Workplace exposures

Contact tracing

‘An important thing for employers to do’

contact tracing
Photo: elenabs/iStockphoto

During a recent construction project, workers wore armbands connected to an electronic node network situated across the jobsite.

Project supervisors from the engineering and construction firm Jacobs implemented the technology as a form of contact tracing – a disease control measure with long-standing roots in public health practice that has emerged as a new concept for many employers during the COVID-19 pandemic.

Contact tracing is used to identify, support and monitor individuals potentially exposed to an infected person. If a worker on the project had tested positive for COVID-19 or been exposed to someone who had, in this instance, a report from the device network would have alerted the project manager about the recent job path of the affected worker and determined which colleagues were potentially exposed.

“They like it and feel a bit of relief associated with the wearable technology,” Jane Beaudry, a senior environmental, health and safety manager at Jacobs, said of the workers on the project. “They are happy that that exists. Initially, there were some concerns about ‘Big Brother,’ right, but we told them, ‘Listen, the nodes are only within work zones. Nobody tracks you after work.’ So, we kind of allayed that fear.”

The Centers for Disease Control and Prevention recommends contact tracing for anyone who has come within 6 feet of an individual with COVID-19 for 15 minutes or more within 48 hours of diagnosis. State, tribal, local and territorial health departments bear the authority and responsibility for implementing the measure.

Associate Editor Kevin Druley discusses this article in the November 2020 episode of Safety+Health's “On the Safe Side” podcast.

The employer’s role

In June, the National Safety Council released an issue paper and policy position on contact tracing as part of its SAFER: Safe Actions for Employee Returns initiative. The council urges employers to participate in workplace contact tracing in conjunction with public health officials to help curb the spread of COVID-19.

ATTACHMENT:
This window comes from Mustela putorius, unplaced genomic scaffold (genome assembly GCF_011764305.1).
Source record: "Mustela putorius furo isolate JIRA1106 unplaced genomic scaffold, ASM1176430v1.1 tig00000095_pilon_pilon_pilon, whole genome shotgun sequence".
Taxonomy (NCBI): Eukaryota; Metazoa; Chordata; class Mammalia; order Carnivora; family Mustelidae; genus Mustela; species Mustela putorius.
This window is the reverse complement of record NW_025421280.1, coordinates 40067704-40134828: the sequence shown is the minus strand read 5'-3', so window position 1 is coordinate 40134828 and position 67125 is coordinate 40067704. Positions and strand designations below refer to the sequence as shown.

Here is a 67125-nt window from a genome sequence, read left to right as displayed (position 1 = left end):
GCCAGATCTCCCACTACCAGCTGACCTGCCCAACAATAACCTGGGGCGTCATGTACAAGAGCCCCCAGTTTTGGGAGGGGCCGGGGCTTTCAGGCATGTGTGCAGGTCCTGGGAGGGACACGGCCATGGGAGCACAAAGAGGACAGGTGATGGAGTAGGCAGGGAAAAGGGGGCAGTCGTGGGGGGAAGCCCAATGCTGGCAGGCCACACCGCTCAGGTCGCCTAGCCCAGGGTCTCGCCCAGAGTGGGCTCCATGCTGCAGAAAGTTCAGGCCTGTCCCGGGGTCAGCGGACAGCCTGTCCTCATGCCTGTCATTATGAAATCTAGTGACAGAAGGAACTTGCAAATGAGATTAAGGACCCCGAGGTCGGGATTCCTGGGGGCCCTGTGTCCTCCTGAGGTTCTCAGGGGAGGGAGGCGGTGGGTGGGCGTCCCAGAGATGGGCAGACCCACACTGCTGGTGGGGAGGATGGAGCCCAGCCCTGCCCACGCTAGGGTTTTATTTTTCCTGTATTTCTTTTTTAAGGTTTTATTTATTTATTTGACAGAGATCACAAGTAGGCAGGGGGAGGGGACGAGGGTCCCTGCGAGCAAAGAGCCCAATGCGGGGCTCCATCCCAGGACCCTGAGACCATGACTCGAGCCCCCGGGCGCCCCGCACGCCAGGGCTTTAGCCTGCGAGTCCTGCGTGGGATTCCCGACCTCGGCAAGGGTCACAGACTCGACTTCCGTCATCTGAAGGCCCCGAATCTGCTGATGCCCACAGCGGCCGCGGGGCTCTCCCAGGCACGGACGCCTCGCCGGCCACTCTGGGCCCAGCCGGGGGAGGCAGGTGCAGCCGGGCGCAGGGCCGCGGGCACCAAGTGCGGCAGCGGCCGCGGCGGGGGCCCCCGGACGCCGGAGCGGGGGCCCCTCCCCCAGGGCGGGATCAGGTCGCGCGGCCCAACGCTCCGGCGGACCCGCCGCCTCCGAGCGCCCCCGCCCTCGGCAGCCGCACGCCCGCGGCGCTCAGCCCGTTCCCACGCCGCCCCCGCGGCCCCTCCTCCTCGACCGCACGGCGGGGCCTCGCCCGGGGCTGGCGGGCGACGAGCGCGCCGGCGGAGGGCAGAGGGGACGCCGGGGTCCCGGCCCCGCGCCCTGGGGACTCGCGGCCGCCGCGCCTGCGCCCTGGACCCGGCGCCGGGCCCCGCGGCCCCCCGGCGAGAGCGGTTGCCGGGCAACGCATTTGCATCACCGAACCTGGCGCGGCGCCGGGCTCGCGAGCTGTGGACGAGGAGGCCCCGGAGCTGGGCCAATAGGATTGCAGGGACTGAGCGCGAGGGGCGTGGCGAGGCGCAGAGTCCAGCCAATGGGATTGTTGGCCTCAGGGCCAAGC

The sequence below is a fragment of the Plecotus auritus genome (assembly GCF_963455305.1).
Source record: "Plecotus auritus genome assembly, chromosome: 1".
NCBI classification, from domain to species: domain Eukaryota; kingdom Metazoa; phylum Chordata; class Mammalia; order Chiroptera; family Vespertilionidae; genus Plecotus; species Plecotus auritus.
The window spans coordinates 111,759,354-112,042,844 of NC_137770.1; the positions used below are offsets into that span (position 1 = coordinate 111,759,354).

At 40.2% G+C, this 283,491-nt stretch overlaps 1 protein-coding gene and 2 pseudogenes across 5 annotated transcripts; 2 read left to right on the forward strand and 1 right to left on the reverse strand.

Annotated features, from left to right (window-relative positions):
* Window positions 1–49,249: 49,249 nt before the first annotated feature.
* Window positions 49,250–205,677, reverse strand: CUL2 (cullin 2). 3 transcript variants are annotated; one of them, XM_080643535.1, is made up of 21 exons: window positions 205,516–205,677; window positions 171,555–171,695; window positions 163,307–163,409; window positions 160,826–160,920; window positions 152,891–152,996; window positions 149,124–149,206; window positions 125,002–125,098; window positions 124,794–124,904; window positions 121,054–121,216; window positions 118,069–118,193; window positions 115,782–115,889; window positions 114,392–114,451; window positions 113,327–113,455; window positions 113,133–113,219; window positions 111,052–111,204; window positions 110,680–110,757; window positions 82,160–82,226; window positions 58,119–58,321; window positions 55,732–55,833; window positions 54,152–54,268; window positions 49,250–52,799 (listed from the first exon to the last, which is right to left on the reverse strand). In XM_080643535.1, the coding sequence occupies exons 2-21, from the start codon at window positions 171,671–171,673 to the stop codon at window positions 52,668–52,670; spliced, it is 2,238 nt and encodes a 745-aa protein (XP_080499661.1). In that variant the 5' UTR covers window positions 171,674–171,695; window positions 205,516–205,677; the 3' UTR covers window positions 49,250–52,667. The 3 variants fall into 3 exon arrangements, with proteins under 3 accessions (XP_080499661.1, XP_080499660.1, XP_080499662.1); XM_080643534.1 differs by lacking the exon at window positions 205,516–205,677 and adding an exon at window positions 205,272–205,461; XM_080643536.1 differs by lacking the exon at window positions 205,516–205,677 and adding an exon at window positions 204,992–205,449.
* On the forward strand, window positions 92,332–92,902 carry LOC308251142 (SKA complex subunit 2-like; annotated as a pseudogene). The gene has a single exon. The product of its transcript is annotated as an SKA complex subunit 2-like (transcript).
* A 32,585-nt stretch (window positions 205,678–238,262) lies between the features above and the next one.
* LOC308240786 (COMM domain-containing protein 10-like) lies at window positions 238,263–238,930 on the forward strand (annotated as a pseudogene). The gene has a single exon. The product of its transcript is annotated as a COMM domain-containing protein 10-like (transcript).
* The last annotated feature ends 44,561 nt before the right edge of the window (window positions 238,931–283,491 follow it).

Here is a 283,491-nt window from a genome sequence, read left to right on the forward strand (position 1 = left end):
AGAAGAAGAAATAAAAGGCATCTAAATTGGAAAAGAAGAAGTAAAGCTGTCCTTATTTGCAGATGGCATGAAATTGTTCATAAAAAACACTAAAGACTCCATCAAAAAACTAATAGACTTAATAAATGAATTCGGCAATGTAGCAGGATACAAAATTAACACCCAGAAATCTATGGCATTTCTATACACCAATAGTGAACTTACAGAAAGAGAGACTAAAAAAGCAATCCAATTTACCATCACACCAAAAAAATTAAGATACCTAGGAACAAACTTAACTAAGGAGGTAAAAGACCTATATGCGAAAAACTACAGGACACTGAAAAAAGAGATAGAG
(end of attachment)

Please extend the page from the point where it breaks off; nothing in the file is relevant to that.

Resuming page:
NSC advises employers to:

  • Encourage employees to participate in a technology or other system designed to determine employee contacts during the infection period.
  • Seek employee buy-in for contact tracing, whether it’s conducted via a mobile app or other means.
  • Allow employees who were exposed to the infected individual (identified through contact tracing) to remove themselves from the workplace and self-quarantine according to CDC recommendations.

“With a virus that is as contagious as this and could greatly impact businesses and worker safety and health, being able to determine if somebody was in the workplace who had been infected and then trace who they may have come into contact with is just an important thing for employers to do – to know that they need to do it and then to be able to do it,” said Jane Terry, vice president of government affairs at NSC, who helped develop the policy position.

Proper contact tracing, she added, while vital for all employers, can be especially key to maintaining the health and fluidity of smaller organizations – and, in many cases, the overall health of the general public. “If you’ve got a single or couple of employers in rural areas, you’re really impacting the entire community,” Terry said. “And to be able to ensure that employers have resources to keep their people safe underscores the ability for the community to keep itself safe and healthy.”

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